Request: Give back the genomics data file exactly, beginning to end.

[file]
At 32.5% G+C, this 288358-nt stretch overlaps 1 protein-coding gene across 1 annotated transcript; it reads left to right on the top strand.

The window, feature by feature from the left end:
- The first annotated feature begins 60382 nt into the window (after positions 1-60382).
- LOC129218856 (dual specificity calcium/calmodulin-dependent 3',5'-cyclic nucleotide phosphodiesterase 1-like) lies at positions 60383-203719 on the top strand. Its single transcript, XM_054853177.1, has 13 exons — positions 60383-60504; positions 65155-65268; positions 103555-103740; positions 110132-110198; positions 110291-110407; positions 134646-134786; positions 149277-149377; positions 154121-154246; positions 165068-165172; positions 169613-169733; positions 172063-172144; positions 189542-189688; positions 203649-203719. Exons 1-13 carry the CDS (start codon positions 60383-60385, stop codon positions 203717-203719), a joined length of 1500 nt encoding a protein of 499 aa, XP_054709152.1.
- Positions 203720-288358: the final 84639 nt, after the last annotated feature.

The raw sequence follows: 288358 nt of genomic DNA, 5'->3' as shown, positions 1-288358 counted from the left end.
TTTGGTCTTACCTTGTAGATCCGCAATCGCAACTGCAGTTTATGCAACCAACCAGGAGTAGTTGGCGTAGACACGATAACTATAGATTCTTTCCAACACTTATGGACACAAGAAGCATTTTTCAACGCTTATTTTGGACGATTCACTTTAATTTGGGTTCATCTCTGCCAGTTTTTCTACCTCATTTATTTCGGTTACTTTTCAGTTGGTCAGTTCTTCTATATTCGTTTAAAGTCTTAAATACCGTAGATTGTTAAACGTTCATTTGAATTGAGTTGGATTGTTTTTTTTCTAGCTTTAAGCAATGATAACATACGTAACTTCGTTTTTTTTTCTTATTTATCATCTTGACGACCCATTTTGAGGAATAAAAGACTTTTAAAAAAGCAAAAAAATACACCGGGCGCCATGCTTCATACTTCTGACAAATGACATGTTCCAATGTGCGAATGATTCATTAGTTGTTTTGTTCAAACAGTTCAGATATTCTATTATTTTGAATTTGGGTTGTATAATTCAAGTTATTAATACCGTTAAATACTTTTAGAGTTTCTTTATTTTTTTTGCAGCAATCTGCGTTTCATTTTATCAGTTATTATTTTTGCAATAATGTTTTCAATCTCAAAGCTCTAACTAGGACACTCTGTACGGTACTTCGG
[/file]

At 32.5% G+C, this 288358-nt stretch overlaps 1 protein-coding gene across 1 annotated transcript; it reads left to right on the top strand.

The window, feature by feature from the left end:
- The first annotated feature begins 60382 nt into the window (after positions 1-60382).
- LOC129218856 (dual specificity calcium/calmodulin-dependent 3',5'-cyclic nucleotide phosphodiesterase 1-like) lies at positions 60383-203719 on the top strand. Its single transcript, XM_054853177.1, has 13 exons — positions 60383-60504; positions 65155-65268; positions 103555-103740; positions 110132-110198; positions 110291-110407; positions 134646-134786; positions 149277-149377; positions 154121-154246; positions 165068-165172; positions 169613-169733; positions 172063-172144; positions 189542-189688; positions 203649-203719. Exons 1-13 carry the CDS (start codon positions 60383-60385, stop codon positions 203717-203719), a joined length of 1500 nt encoding a protein of 499 aa, XP_054709152.1.
- Positions 203720-288358: the final 84639 nt, after the last annotated feature.

The raw sequence follows: 288358 nt of genomic DNA, 5'->3' as shown, positions 1-288358 counted from the left end.
TTTGGTCTTACCTTGTAGATCCGCAATCGCAACTGCAGTTTATGCAACCAACCAGGAGTAGTTGGCGTAGACACGATAACTATAGATTCTTTCCAACACTTATGGACACAAGAAGCATTTTTCAACGCTTATTTTGGACGATTCACTTTAATTTGGGTTCATCTCTGCCAGTTTTTCTACCTCATTTATTTCGGTTACTTTTCAGTTGGTCAGTTCTTCTATATTCGTTTAAAGTCTTAAATACCGTAGATTGTTAAACGTTCATTTGAATTGAGTTGGATTGTTTTTTTTCTAGCTTTAAGCAATGATAACATACGTAACTTCGTTTTTTTTTCTTATTTATCATCTTGACGACCCATTTTGAGGAATAAAAGACTTTTAAAAAAGCAAAAAAATACACCGGGCGCCATGCTTCATACTTCTGACAAATGACATGTTCCAATGTGCGAATGATTCATTAGTTGTTTTGTTCAAACAGTTCAGATATTCTATTATTTTGAATTTGGGTTGTATAATTCAAGTTATTAATACCGTTAAATACTTTTAGAGTTTCTTTATTTTTTTTGCAGCAATCTGCGTTTCATTTTATCAGTTATTATTTTTGCAATAATGTTTTCAATCTCAAAGCTCTAACTAGGACACTCTGTACGGTACTTCGG